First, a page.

The Canaries

Several months ago a friend of mine told me about a photographer she knew who was taking pictures of those suffering from chemical sensitivity.  I was first directed to Thilde Jensen’s website (see warning towards end of post).  You can view the photos by scrolling across the bottom of the screen.  There was also an article featuring some of these and other photos at featureshoot.com.

Thilde Jensen, herself, became a victim of chemical sensitivity and soon discovered an “invisible subculture” also forced to live on the fringe of a normal existence to avoid constantly exposing themselves to the very chemicals that make them ill.  Thilde has used her photography to bring this disabling condition to the forefront.

While I do have to put a warning that there are two pictures of women with some nudity in them, I love the way her camera lens has captured the very essence of this debilitating condition.

 

 

 

thildejensen.com/canaries.html

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8 responses to “The Canaries

  1. Pingback: The Canaries | allergictolifemybattle | sondasmcschatter

  2. Curious if any/all of these folks might thrive in a dwelling enclosure built with a huge emphasis on minimizing environmental chemical exposure. I see these pics of people in cars, trucks (because they are wisely avoiding wood-framed structures). I see a pic of an insightful lady that has created a vapor/EMF barrier in lieu of indoor Sheetrock (or covering/sealing her indoor Sheetrock substrate. I see two pics of a terribly ill lady (BUT one in a bathtub with a mildewed tile floor, and one on an old couch sitting on an old wood floor), etc.

    I’m frustrated on behalf of these people, my heart is torn by every picture. There has to be an answer, an option for the thousands in this position. I don’t know if Compositek by Evergreen would be tolerated by any/all of us…… But why aren’t we collectively rallying, lobbying and seeking a possible outlet. The vibe is “we understand eachother’s suffering,” and WE DO SYMPATHIZE and commisurate. But with the large numbers of people suffering, why not consider tapping into that “power” and seeking/pursuing/pressuring/demanding a common outlet for safe dwelling option(s). I don’t endorse Evergreen, in fact I’m frustrated that they’ve blown off my requests. But I can say that I’ve spent dozens of hours researching the topic of small, accessible, mobile, safe dwellings, and they seem to be the closest to “getting it.” Whereas Swanson Associates advertise “non-toxic trailers” that include “low-EMF wiring”– but they haven’t even responded to my email inquiry via their website.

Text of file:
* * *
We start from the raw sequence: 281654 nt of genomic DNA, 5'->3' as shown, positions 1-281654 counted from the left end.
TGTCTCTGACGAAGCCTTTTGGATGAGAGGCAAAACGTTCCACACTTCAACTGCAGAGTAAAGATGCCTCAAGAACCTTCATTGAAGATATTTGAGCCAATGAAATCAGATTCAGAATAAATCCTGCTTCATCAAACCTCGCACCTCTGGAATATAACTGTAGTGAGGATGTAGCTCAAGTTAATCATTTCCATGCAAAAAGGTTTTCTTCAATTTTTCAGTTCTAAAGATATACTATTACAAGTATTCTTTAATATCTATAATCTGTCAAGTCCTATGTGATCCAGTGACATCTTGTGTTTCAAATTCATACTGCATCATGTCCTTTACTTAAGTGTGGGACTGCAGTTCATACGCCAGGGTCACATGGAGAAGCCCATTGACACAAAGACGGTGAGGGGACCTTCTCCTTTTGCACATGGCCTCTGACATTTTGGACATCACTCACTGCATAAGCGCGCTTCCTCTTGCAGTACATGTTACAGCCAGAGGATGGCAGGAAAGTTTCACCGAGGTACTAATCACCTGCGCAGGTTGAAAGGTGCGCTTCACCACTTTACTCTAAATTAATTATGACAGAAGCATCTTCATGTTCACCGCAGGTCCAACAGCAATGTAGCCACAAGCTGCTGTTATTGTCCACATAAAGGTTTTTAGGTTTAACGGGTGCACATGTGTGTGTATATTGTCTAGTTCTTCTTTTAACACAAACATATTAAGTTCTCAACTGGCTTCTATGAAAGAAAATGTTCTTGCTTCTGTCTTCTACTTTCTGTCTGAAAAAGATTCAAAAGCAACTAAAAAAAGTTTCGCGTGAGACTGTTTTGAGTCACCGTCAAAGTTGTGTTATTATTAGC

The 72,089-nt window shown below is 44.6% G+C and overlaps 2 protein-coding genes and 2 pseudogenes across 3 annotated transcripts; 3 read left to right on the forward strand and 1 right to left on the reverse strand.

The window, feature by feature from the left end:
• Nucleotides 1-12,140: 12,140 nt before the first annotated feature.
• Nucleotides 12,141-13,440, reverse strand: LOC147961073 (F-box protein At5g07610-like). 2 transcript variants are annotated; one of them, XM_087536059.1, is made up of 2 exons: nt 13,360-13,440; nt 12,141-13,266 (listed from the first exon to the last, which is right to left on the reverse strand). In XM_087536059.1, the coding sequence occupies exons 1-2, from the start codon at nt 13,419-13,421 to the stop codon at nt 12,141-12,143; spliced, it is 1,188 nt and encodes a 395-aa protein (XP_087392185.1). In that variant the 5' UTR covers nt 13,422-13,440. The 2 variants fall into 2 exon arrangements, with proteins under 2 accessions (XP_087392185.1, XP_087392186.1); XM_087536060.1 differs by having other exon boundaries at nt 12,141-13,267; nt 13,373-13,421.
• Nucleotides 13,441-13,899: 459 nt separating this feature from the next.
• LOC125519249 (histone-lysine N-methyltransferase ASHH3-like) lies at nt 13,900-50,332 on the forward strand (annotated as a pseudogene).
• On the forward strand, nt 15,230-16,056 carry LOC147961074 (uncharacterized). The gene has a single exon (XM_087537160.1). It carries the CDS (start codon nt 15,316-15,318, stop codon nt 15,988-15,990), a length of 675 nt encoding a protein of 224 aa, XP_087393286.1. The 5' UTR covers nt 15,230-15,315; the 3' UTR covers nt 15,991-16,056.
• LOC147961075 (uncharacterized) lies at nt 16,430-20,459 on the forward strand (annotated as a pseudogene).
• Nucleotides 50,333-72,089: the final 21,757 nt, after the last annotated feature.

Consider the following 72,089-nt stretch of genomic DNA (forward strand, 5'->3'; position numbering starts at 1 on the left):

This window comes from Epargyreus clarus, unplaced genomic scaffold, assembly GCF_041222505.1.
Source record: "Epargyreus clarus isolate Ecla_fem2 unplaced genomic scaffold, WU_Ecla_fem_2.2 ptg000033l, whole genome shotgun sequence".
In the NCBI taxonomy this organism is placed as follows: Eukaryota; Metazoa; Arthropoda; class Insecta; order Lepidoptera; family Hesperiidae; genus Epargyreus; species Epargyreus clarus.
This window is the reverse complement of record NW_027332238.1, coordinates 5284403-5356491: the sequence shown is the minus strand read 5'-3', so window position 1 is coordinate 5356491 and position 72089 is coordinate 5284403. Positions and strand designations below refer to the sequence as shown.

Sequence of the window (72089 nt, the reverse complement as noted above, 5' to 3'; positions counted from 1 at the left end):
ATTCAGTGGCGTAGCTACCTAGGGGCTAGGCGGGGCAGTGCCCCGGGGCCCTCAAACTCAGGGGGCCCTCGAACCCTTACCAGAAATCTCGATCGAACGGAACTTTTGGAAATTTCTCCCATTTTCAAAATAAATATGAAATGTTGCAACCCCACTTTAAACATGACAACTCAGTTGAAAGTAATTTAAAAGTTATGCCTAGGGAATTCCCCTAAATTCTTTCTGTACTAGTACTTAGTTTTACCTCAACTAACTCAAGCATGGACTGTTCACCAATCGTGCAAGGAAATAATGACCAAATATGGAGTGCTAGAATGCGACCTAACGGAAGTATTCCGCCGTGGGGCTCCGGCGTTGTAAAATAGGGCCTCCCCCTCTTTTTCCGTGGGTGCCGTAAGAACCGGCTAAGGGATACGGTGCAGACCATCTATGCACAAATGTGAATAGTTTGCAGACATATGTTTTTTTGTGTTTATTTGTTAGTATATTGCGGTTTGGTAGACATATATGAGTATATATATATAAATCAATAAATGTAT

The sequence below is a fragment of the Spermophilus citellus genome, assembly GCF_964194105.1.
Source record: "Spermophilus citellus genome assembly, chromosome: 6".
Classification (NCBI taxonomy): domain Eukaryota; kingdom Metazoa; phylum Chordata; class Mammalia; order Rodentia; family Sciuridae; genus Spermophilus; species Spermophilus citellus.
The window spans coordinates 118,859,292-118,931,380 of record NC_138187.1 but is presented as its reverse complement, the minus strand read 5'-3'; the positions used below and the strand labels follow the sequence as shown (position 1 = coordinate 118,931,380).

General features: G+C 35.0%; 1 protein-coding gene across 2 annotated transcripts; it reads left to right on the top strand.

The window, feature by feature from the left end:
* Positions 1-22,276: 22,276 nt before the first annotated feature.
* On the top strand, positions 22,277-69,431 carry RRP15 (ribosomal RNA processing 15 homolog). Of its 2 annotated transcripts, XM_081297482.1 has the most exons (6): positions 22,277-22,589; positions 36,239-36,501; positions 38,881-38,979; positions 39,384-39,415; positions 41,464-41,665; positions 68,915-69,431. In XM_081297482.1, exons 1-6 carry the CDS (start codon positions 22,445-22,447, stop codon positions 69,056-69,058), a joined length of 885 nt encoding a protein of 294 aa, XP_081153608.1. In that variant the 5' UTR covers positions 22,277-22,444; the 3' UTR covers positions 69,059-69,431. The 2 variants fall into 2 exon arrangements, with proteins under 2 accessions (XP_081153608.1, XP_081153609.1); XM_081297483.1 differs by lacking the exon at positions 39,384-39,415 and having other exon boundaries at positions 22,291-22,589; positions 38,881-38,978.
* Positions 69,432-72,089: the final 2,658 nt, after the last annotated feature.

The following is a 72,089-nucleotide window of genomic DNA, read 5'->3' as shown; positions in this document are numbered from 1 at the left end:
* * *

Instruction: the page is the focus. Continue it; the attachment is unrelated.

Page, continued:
Anyway, thanks for allowing me to vent (on behalf of we who are actively struggling to find answers, resolutions, and a place to live that gives us A CHANCE TO HEAL). Seeing our shared suffering in photos compels me to reach out again, to seek feedback/ideas/assistance/suggestions in this quest for a safe place for the environmentally-sickened to dwell, survive and HEAL.

    • Please forgive me for not responding sooner to your post. Why aren’t more fighting? Many don’t have any fight left in them. Many are just too sick to fight. After fighting and dealing with workers’ compensation for about ten years, I don’t have the energy to start another battle right now myself. Getting this blog going, putting the information of what I have gone through in it and completing my book is taking more energy and time than I thought it would.

  3. Thanks for sharing these.

  4. Thank you. When my mother was going through this many, including myself, thought this was in her head. I’ve become more sensitive to her now.

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